Bob Fernley, the Briton who for a decade served as deputy principal of the former Force India Formula One team owned by Vijay Mallya, died on Friday at the age of 70.
Formula One and former colleagues confirmed the death.
A close associate of Mallya, Fernley was the Indian businessman’s representative at the racetrack and acted as a go-between.
“Bob always would tell us what Vijay would want in certain situations, which was very helpful,” Otmar Szafnauer, the former Force India chief operating officer, told motorsport.com on Friday.
“He allowed the rest of the organisation to focus on the job at hand of racing, getting the car better, hiring the people, and he would deal with all the politics,” added Szafnauer, the current Alpine team principal.
Force India went into administration in 2018 and its assets were sold to Canadian billionaire Lawrence Stroll with the Silverstone-based team competing first as Racing Point and now as high-flying Aston Martin.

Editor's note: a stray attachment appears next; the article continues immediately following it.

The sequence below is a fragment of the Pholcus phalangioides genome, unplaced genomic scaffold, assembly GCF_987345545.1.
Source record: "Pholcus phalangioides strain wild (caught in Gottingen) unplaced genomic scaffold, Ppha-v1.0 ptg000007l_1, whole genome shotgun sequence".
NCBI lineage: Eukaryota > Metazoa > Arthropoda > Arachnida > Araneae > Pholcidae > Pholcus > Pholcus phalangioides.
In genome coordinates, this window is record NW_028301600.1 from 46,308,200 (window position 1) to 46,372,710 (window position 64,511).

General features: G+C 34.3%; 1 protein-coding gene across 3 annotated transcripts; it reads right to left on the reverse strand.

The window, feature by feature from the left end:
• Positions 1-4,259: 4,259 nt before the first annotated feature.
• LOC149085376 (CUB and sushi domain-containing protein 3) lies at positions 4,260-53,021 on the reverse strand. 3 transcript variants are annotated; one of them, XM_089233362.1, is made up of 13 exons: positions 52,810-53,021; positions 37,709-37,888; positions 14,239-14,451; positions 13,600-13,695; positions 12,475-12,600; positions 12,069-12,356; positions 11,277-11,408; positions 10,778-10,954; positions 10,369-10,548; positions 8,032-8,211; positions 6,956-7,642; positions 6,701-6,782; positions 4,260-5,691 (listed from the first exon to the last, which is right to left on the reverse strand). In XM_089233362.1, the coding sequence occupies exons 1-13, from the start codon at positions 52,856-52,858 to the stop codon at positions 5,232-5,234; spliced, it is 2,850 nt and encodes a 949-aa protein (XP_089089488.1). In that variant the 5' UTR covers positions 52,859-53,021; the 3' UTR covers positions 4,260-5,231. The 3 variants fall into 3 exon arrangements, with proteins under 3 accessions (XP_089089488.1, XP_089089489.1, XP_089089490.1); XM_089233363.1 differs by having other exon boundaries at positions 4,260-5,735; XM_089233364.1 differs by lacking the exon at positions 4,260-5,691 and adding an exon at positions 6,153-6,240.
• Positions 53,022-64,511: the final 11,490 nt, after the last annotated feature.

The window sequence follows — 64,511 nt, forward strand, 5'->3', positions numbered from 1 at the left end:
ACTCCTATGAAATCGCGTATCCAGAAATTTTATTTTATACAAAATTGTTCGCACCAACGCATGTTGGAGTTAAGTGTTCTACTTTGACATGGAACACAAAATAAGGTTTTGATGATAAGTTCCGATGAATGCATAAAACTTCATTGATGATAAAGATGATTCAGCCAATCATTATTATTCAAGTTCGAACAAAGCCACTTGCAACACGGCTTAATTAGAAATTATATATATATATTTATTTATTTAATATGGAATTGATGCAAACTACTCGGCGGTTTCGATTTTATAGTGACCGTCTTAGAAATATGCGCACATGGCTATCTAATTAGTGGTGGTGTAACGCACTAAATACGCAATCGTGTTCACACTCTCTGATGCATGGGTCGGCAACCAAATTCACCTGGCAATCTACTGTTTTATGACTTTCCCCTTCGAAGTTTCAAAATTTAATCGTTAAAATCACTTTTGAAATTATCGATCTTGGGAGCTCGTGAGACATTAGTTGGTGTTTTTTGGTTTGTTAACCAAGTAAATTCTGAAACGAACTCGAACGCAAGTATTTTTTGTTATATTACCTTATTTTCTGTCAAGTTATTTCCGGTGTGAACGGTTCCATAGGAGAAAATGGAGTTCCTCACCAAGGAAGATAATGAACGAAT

Fernley subsequently ran McLaren’s IndyCar project and was then head of the governing FIA’s single-seater commission from 2020-22, taking over from current Formula One chief executive Stefano Domenicali.
“He was such an important part of Formula One and his love and passion for the sport will live forever,” said the Italian on Twitter.
Mallya, who remains in Britain despite Indian efforts to extradite him following the collapse of his defunct Kingfisher Airlines, said he was “totally devastated at the loss of my best buddy of 45 years”.
Former Force India F1 deputy team principal Bob Fernley dead at 70